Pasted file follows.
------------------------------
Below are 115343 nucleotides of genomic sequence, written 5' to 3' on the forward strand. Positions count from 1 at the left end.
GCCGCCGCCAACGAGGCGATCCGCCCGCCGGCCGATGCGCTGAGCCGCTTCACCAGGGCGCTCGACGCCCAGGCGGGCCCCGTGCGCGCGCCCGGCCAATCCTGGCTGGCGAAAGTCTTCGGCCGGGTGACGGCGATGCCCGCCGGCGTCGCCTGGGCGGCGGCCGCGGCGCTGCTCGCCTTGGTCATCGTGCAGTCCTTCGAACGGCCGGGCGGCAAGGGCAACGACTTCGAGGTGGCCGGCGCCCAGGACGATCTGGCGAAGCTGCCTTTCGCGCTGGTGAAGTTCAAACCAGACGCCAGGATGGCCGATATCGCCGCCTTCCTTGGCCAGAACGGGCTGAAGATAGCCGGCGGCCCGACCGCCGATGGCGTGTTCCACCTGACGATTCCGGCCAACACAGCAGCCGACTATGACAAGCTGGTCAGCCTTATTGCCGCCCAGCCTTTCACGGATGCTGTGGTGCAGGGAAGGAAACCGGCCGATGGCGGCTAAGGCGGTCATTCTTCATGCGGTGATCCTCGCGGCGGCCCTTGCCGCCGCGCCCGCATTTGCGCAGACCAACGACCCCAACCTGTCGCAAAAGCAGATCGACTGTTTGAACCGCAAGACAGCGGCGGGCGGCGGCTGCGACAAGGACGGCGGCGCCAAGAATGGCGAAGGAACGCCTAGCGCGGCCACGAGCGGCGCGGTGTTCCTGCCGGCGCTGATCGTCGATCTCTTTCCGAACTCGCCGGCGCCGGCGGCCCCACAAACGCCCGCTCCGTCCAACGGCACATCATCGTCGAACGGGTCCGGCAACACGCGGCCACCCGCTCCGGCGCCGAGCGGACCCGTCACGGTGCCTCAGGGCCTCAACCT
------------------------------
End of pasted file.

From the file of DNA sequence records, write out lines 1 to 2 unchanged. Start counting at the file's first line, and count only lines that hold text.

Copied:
Below are 115343 nucleotides of genomic sequence, written 5' to 3' on the forward strand. Positions count from 1 at the left end.
GCCGCCGCCAACGAGGCGATCCGCCCGCCGGCCGATGCGCTGAGCCGCTTCACCAGGGCGCTCGACGCCCAGGCGGGCCCCGTGCGCGCGCCCGGCCAATCCTGGCTGGCGAAAGTCTTCGGCCGGGTGACGGCGATGCCCGCCGGCGTCGCCTGGGCGGCGGCCGCGGCGCTGCTCGCCTTGGTCATCGTGCAGTCCTTCGAACGGCCGGGCGGCAAGGGCAACGACTTCGAGGTGGCCGGCGCCCAGGACGATCTGGCGAAGCTGCCTTTCGCGCTGGTGAAGTTCAAACCAGACGCCAGGATGGCCGATATCGCCGCCTTCCTTGGCCAGAACGGGCTGAAGATAGCCGGCGGCCCGACCGCCGATGGCGTGTTCCACCTGACGATTCCGGCCAACACAGCAGCCGACTATGACAAGCTGGTCAGCCTTATTGCCGCCCAGCCTTTCACGGATGCTGTGGTGCAGGGAAGGAAACCGGCCGATGGCGGCTAAGGCGGTCATTCTTCATGCGGTGATCCTCGCGGCGGCCCTTGCCGCCGCGCCCGCATTTGCGCAGACCAACGACCCCAACCTGTCGCAAAAGCAGATCGACTGTTTGAACCGCAAGACAGCGGCGGGCGGCGGCTGCGACAAGGACGGCGGCGCCAAGAATGGCGAAGGAACGCCTAGCGCGGCCACGAGCGGCGCGGTGTTCCTGCCGGCGCTGATCGTCGATCTCTTTCCGAACTCGCCGGCGCCGGCGGCCCCACAAACGCCCGCTCCGTCCAACGGCACATCATCGTCGAACGGGTCCGGCAACACGCGGCCACCCGCTCCGGCGCCGAGCGGACCCGTCACGGTGCCTCAGGGCCTCAACCT